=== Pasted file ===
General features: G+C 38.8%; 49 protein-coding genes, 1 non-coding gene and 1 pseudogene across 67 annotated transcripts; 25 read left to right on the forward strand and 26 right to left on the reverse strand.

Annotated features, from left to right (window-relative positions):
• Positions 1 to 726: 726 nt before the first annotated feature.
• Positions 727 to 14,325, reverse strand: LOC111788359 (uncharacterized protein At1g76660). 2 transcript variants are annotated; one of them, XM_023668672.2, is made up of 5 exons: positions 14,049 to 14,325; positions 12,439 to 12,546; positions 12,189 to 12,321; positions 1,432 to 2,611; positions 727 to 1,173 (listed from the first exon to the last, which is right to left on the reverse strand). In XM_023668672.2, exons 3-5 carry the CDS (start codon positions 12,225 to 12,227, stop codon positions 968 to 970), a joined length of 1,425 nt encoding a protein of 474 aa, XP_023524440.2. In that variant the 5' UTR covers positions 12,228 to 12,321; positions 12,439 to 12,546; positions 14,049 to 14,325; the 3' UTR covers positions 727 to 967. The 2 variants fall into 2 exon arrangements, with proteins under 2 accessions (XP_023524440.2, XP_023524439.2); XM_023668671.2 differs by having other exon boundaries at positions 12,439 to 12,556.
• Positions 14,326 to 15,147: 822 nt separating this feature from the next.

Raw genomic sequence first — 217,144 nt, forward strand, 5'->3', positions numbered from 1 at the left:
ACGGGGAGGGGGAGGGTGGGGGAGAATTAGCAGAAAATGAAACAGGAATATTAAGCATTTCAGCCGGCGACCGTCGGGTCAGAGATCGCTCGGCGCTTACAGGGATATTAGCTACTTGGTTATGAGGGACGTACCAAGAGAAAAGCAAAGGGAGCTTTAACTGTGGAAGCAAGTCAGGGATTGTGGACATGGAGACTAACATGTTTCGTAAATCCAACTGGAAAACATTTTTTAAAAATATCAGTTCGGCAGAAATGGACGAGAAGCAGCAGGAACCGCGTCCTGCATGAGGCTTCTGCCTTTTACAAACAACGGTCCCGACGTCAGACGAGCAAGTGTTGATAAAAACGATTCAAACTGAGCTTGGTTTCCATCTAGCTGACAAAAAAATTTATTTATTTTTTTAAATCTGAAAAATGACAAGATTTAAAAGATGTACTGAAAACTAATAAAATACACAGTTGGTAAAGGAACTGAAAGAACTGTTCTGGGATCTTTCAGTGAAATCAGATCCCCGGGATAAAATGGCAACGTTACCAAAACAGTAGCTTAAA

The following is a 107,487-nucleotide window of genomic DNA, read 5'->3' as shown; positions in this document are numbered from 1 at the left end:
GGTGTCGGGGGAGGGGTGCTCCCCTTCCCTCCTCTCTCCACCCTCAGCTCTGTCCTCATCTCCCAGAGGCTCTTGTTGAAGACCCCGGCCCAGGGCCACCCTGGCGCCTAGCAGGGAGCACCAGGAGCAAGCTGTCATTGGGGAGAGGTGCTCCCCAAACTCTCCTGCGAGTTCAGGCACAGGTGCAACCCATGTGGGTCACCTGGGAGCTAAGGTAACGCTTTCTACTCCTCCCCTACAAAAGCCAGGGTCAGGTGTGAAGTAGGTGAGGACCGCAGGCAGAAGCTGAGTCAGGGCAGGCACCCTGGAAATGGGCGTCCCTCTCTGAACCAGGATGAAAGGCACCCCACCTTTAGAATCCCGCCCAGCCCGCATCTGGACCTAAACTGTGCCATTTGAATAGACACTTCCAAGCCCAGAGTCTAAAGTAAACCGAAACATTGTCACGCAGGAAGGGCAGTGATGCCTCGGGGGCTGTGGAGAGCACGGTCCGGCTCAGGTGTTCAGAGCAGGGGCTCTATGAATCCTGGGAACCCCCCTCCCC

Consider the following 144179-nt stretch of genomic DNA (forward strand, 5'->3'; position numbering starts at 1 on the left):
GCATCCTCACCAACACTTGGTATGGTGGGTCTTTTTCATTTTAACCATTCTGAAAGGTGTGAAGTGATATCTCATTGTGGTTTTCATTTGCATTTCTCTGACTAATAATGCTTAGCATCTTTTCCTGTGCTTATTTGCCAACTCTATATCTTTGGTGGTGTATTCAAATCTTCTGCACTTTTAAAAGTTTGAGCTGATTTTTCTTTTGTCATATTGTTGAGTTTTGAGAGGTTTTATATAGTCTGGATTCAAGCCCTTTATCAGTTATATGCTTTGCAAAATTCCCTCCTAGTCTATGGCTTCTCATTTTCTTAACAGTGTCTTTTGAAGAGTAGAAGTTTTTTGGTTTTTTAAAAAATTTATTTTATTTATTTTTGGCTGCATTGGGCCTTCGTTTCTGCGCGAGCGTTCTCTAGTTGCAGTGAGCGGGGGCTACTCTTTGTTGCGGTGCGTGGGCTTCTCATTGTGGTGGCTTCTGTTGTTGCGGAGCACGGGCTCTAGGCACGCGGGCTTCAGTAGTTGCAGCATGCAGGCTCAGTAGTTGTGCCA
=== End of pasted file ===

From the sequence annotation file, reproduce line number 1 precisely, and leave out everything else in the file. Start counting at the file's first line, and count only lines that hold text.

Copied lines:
General features: G+C 38.8%; 49 protein-coding genes, 1 non-coding gene and 1 pseudogene across 67 annotated transcripts; 25 read left to right on the forward strand and 26 right to left on the reverse strand.